Cloud Storage Trilogy – Samuel Astbury
“Unique and startlingly poetic – a literary quest.”
An unhinged British backpacker meets ‘Michi’: a desperate, underemployed Japanese ‘Freeter’, on the communal couch of a dilapidated Osaka hostel. The pair form a close bond while exploring the regular haunts of Japan’s ‘lost generation’.
While travelling through the slums of Ho Chi Minh City, the Englishman is drugged by a sinister betel nut peddler on the banks of the putrid Thi Nghe canal.
Finding himself alone and stranded in an unidentifiable Megacity saturated with multinational brands, ice-white tablet computers and über-trendy Asian design students, the young man must fight his way through the city’s vast Junkspace shopping mall as chaos descends.
“Samuel Astbury’s Cloud Storage might just be my book of the year… If this bizarrely brilliant book meets with the success it deserves, there will one day be discussion pages on which people debate its meaning ad nauseam, just as they do for Catcher in the Rye and Lord of the Rings and, indeed, The Prisoner. It doesn’t matter. Good books ask you questions. Books as good as this make you ask your own.”
The city is on its knees.
The ‘War Blanket’ is on everyone’s lips.
When a series of prophetic visions show it buried in the ice, a young couple journey to the frozen ‘New North’ to find it.
“Strong literary voices, uniquely rendered settings and characters and organic plots that just sweep you off your feet and leave you begging for more.”
Sherrod M. Wall
On the streets of present-day Manchester, an amnesiac young woman begins to receive memories belonging to a nameless young boy. Compelled to discover more about him, she visits his now-deserted hometown and makes a horrifying discovery.
Haunted by visions of a monstrous beast born from the boy’s childhood memories, she sets off on a desperate search for him through the neon-soaked streets of Hong Kong and Shenzhen.
“Astbury’s a very visual writer and every page is a pleasure.”
About the Author
He spent most of his twenties exploring various East Asian megacities and now resides in Manchester with his wife and young daughter.
He eats Jamaican patties almost every day and is extremely tall.
I’d been staying at the hostel for five nights, and we had worked our way through the standard Osaka tourist route: Nijo castle, Dotombori, Umeda Sky Building, Okonomiyaki filled pancakes by the Taito Towers video arcade. She invited me into her room that evening, and as we undressed each other in the blinking hazard lights of the owner’s Mitsubishi Shogun I discovered a huge tumescent bloom on her inner thigh. She screamed and turned on the light with a clap of her hands – a foot-long kidney-shaped patch of bedbug bites. The moment was lost, and she left in silence to speak with the manager.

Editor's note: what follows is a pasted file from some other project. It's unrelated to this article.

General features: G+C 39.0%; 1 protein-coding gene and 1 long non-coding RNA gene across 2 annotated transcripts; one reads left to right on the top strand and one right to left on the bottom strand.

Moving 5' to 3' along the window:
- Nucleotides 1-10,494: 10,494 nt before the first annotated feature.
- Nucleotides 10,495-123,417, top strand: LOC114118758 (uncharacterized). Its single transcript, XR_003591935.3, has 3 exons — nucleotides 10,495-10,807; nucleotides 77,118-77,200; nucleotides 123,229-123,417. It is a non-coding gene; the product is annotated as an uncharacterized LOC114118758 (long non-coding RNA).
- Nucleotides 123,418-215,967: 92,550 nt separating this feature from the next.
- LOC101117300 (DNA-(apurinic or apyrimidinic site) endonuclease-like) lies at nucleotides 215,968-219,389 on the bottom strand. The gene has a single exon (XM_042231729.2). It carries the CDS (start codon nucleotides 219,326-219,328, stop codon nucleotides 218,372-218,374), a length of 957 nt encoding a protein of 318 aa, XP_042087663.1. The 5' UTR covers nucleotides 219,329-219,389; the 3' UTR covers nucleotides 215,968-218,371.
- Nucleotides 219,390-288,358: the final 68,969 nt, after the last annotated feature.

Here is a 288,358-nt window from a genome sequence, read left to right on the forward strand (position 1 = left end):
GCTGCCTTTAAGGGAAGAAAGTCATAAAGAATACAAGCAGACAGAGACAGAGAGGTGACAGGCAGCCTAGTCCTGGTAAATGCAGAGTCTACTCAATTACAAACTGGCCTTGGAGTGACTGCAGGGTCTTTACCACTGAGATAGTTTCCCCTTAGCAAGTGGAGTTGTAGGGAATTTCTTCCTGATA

That was the night I met Michi.
A young Japanese man sleeping prone in the hostel‘s communal room couch: slight even by Japanese standards, with a starless bouffant and a fitted paisley shirt – some sinewy East-Asian Johnny Marr.
No-one knew who he was or what he was doing there – the hostel was frequented exclusively by gaijin, and Japanese usually avoid such places. We figured he was probably homeless, or crazy, but we never really found out. Later that evening I found him leaning over the railing of the balcony, drinking Red Bull and feeding on a dried-out Marlboro red. He turned and smiled and looked me up and down.
– ‘Hello. You are very tall. How are you my friend?‘
-‘Very well, thank you. How are you?‘
-‘I am okay, but…that couch is not…comfortable, you know?‘
Some inscrutable mandarin intellect, his eyes old and calm and melancholy.
He offered me a cigarette, and I bowed and accepted with both hands. We talked about Osaka, Bangkok, and the Portuguese hotel manager, I tried to explain the appeal of ‘Borat: Cultural Learnings of America for Make Benefit Glorious Nation of Kazakhstan (2006). He’d watched a pirated copy earlier in the evening, and couldn’t make head nor tail of it.
-‘So…where are you from, my friend?’
His eyelids twitched, his brow flexed, and he struggled to speak. He lowered his head and searched desperately for something to say.
Several weeks earlier, a 22 year-old English teacher had been buried in a bath of sand and compost soil on her apartment balcony. The killer had been on the run for several weeks, and a diplomatic row surrounded the ensuing court case. Her parents had criticised the judge‘s decision, and made regular, tearful appeals for witnesses on Japanese TV.
I think this probably had something to do with it, but maybe not. Maybe it was something to do with the war, maybe he just didn’t like English people. I’ll never really know.
“The writing is just so good. It is jaded and sarcastic and sensitive and funny and irreverent. It is honest. Samuel Astbury is an impressive writer.”
“Astbury wields his prose with striking precision and clarity… Cloud Storage is current, imaginative and beautifully sculpted.”
Sherrod M. Wall